A Haunting in Venice (2023)
A Haunting in Venice (2023)

Genre: Mystery and Horror Running Time: 1 hr. 43 min.

Release Date: September 15th, 2023 MPAA Rating: PG-13

Director: Kenneth Branagh Actors: Kenneth Branagh, Tina Fey, Kelly Reilly, Camille Cottin, Jude Hill, Jamie Dornan, Emma Laird, Michelle Yeoh, Kyle Allen, Ali Khan

 


 

W

hen notable mystery writer Ariadne Oliver (Tina Fey) finds renowned detective Hercule Poirot (Kenneth Branagh) self-exiled in Venice, she invites him to attend a Halloween party followed by a séance with the infamous medium Joyce Reynolds (Michelle Yeoh). When the calculating sleuth enters the notoriously haunted palazzo owned by former opera star Rowena Drake (Kelly Reilly), his initial skepticism of all things supernatural becomes severely tested – first by Reynolds’ convincing communion with the singer’s deceased daughter, then by a mysterious death, and finally by strange visions of vengeful ghosts. While plagued by chilling voices and shadowy specters, Poirot must attempt to discern friend from foe amongst a host of suspects, each more tormented than the last. Faithful housekeeper Olga Seminoff (Camille Cottin), smitten doctor Leslie Ferrier (Jamie Dornan), jilted lover Maxime Gerard (Kyle Allen), bodyguard Vitale (Riccardo Scamarcio), assistant Nicholas (Ali Khan), and even precocious child Leopold (Jude Hill) all appear to have something to hide.

Scores of establishing shots full of odd angles lend to the immediate foreshadowing of this pseudo-horror premise, though Fey’s introduction counters that with her unavoidable comedienne humor. Additional details that single out the Venetian setting feel as if a Disneyland ride, though the creepier imagery – and the Halloweentime staples – return the mood to one of restless spirits and spooky corridors. With its clash of skeptics and believers, religion and pragmatism, and logical solutions versus superstitious assumptions, the stage is set for a debunking foundation not unlike genuine horror stories of psychics and exorcists. “Games are frivolous.”

Indeed, plenty of boo moments abound, not just from eerie locations (the estate itself is a thoroughly haunted dwelling), but also from anticipated yet nevertheless shocking explosions of sound – light bulbs shattering, dishes clattering, doors rapped, phones ringing, thunder booming, clocks chiming, and birds screeching, among many others. If a noise can disrupt the harmony of fleetingly brief calm, it almost certainly does (and those sound effects are amplified for good measure). And this is paired with nightmarish visions of disheveled children crying out for justice – typical horror movie scares that seem a touch like a cheat for a Poirot mystery, though this is an obvious method of sprucing up an otherwise routine sleuthing procedural. It undoubtedly enlivens the now-formulaic techniques of interrogations and hypotheses and evidential discoveries. Since this is the third time Branagh has portrayed the super-sleuth (and served as the director), a fresh gimmick must be embraced, though it’s actually nearly enough that he’s working from an Agatha Christie story (the novel “Hallowe’en Party”) never before adapted into a feature film.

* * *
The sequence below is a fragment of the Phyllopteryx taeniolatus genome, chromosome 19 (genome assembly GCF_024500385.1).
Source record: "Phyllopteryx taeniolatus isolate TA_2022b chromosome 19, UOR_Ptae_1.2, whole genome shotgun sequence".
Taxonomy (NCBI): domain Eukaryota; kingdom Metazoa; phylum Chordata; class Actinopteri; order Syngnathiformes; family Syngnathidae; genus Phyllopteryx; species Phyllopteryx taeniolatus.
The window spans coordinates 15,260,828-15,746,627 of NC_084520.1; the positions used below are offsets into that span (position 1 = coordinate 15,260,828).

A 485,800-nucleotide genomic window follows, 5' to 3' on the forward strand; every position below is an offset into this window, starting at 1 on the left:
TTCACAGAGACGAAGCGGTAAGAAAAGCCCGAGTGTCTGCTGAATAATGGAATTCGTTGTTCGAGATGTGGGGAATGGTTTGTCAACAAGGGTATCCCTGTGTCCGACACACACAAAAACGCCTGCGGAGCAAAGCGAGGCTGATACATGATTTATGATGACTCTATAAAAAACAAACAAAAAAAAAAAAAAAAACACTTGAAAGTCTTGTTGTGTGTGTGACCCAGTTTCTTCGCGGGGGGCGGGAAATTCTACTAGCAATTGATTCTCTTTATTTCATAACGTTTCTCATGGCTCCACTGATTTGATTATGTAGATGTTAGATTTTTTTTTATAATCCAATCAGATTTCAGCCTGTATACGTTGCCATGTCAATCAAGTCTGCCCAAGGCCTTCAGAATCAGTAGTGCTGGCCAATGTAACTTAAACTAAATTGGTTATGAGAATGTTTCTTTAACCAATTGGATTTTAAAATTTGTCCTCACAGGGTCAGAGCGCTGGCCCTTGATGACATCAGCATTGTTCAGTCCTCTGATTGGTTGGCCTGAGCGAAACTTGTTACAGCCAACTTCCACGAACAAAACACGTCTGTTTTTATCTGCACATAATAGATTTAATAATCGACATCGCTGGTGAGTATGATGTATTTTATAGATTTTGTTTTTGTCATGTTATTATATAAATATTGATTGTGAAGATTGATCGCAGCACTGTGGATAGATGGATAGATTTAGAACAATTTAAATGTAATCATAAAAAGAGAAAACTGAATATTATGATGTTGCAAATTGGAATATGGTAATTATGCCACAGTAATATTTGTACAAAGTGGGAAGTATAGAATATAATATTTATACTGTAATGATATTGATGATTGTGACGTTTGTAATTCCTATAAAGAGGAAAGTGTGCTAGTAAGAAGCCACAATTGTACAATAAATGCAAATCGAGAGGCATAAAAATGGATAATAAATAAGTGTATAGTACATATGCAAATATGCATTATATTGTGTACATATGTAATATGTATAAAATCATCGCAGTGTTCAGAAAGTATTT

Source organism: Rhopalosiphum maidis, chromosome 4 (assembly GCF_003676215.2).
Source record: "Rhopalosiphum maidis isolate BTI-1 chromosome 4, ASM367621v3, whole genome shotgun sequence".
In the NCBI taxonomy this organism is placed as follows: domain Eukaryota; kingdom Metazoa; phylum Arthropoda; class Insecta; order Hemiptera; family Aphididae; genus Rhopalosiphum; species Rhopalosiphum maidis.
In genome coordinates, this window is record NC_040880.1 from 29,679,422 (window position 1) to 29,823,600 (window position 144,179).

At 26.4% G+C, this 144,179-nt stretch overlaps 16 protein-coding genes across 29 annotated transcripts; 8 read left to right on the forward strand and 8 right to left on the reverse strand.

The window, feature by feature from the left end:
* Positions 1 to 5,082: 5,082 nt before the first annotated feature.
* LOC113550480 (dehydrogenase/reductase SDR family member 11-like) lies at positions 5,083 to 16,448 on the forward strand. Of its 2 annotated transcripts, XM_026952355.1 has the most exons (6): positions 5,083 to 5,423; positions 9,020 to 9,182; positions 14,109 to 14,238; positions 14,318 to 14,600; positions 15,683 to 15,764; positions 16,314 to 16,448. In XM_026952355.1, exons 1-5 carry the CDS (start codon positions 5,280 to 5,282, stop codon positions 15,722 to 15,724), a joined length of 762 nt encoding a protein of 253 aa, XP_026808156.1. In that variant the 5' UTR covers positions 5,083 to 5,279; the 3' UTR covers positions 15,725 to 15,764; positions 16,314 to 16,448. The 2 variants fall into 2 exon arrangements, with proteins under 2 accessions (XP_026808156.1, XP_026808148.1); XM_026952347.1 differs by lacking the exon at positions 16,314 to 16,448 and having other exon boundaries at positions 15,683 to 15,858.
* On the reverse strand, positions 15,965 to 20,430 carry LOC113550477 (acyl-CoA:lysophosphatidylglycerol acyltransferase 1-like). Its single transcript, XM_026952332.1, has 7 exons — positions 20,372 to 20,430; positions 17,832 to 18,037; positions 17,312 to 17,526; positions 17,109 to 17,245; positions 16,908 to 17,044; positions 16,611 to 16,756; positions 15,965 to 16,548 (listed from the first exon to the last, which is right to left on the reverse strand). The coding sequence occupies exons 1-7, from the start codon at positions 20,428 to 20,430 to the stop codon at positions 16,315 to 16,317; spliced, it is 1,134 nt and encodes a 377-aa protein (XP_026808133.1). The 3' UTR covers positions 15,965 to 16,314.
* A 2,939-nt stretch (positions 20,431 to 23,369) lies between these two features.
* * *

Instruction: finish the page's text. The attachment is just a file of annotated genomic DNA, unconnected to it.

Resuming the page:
“Hateful things live in this house!” To balance out the chills are the standard detective goings-on, uncovering elaborate methods of deception that place the script back into the familiar territory of a Poirot mystery (along with his rather prodigious mustache). Plus, the cast is large and they’re all suspicious. Jumpiness punctuates the usual realism, but a great deal of fun is had from unearthing rational explanations for supernatural shenanigans. Once again, the crime isn’t really meant to be solved by the audience; it’s entirely unguessable on purpose, utilizing flashbacks to show previously unknown elements or to repeat actions with extra context. Solving the murders alongside Poirot is futile. Nevertheless, the plot is engaging, despite concluding with the conventional, lengthy exposition to a room full of suspects, finally fingering the culprit as associates gasp in disbelief. Infusing a preternatural component into a Poirot episode is somewhat reminiscent of embroiling Holmes in a romance, like in “The Private Life of Sherlock Holmes” – a combination of two unharmonious concepts into a curiously satisfying experiment that still involves twisty whodunit essentials. “I’m changing my guess!”

– The Massie Twins

  • 6/10